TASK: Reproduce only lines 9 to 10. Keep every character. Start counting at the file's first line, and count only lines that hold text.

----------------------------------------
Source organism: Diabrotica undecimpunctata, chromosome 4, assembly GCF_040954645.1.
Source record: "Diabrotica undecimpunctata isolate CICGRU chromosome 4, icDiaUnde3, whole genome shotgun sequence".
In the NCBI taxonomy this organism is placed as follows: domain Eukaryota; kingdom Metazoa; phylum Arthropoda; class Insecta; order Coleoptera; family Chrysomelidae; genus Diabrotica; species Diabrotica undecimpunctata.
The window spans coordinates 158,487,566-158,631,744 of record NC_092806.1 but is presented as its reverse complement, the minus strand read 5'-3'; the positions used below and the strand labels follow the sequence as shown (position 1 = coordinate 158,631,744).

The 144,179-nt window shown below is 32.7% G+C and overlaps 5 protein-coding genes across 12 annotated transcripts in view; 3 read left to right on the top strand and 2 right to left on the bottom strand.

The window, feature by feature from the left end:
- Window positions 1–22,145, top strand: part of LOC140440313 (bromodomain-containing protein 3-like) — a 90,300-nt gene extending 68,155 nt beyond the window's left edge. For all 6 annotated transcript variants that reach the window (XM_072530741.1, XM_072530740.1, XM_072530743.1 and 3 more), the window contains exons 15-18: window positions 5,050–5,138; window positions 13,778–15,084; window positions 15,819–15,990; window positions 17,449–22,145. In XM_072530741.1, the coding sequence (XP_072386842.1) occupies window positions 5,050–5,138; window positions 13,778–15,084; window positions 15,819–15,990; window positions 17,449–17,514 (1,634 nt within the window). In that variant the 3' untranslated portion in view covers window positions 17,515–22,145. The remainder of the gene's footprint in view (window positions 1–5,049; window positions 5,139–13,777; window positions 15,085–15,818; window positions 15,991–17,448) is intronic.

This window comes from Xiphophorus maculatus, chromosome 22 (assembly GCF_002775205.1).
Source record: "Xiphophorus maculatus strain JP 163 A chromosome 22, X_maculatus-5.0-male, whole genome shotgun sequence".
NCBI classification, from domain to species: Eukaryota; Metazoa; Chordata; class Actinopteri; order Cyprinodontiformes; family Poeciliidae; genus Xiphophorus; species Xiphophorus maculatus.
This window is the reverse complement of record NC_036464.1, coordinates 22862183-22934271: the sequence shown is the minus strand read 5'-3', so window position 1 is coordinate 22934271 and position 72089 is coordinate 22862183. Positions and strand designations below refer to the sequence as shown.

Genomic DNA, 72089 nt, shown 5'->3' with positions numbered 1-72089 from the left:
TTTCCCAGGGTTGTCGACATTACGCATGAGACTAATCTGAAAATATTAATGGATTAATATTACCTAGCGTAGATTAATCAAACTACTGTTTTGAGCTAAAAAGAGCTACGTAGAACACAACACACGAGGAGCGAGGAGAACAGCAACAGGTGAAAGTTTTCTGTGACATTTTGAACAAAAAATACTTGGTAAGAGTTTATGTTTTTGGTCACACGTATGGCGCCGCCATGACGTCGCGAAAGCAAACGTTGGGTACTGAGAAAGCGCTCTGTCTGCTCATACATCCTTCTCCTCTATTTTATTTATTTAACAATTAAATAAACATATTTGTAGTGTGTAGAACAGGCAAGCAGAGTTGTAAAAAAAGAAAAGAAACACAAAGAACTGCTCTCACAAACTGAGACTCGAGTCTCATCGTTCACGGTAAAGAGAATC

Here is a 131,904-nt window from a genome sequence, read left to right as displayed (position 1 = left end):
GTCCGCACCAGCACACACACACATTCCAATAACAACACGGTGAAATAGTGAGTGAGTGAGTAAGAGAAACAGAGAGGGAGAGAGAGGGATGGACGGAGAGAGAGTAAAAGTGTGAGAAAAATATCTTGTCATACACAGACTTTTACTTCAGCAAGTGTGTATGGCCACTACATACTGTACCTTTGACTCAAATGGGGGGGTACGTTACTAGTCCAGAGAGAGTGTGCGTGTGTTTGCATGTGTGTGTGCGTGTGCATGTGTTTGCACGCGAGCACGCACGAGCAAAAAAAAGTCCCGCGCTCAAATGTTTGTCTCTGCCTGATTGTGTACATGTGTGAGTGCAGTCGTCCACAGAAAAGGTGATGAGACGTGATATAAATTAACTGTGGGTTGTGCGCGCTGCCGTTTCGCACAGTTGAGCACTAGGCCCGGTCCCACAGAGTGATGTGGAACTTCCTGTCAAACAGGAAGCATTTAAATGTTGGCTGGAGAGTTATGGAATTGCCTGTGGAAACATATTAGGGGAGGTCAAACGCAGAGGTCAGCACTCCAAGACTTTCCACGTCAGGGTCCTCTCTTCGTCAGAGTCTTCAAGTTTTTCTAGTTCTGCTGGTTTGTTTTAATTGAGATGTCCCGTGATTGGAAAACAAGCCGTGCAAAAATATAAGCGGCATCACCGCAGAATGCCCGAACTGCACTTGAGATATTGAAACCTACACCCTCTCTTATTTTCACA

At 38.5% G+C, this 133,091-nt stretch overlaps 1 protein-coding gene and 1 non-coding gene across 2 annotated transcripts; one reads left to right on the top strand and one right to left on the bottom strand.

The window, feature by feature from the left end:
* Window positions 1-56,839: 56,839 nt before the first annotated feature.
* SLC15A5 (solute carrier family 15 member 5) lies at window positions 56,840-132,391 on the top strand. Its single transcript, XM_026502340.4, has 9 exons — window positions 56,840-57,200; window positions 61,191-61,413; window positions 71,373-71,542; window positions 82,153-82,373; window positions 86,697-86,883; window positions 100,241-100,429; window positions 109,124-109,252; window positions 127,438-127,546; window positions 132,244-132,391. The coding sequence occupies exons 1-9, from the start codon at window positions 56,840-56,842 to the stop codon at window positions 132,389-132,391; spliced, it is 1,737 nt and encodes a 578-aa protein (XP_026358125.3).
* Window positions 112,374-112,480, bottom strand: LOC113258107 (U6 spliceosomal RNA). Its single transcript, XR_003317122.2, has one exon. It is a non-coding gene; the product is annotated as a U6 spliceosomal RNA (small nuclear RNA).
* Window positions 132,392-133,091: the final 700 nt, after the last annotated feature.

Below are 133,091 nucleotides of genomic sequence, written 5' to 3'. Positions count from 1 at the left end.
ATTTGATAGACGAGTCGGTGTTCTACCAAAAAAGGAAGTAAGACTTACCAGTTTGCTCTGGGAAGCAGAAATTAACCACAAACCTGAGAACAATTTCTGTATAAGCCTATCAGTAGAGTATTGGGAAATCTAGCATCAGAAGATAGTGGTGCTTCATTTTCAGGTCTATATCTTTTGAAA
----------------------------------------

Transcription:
Source record: "Xiphophorus maculatus strain JP 163 A chromosome 22, X_maculatus-5.0-male, whole genome shotgun sequence".
NCBI classification, from domain to species: Eukaryota; Metazoa; Chordata; class Actinopteri; order Cyprinodontiformes; family Poeciliidae; genus Xiphophorus; species Xiphophorus maculatus.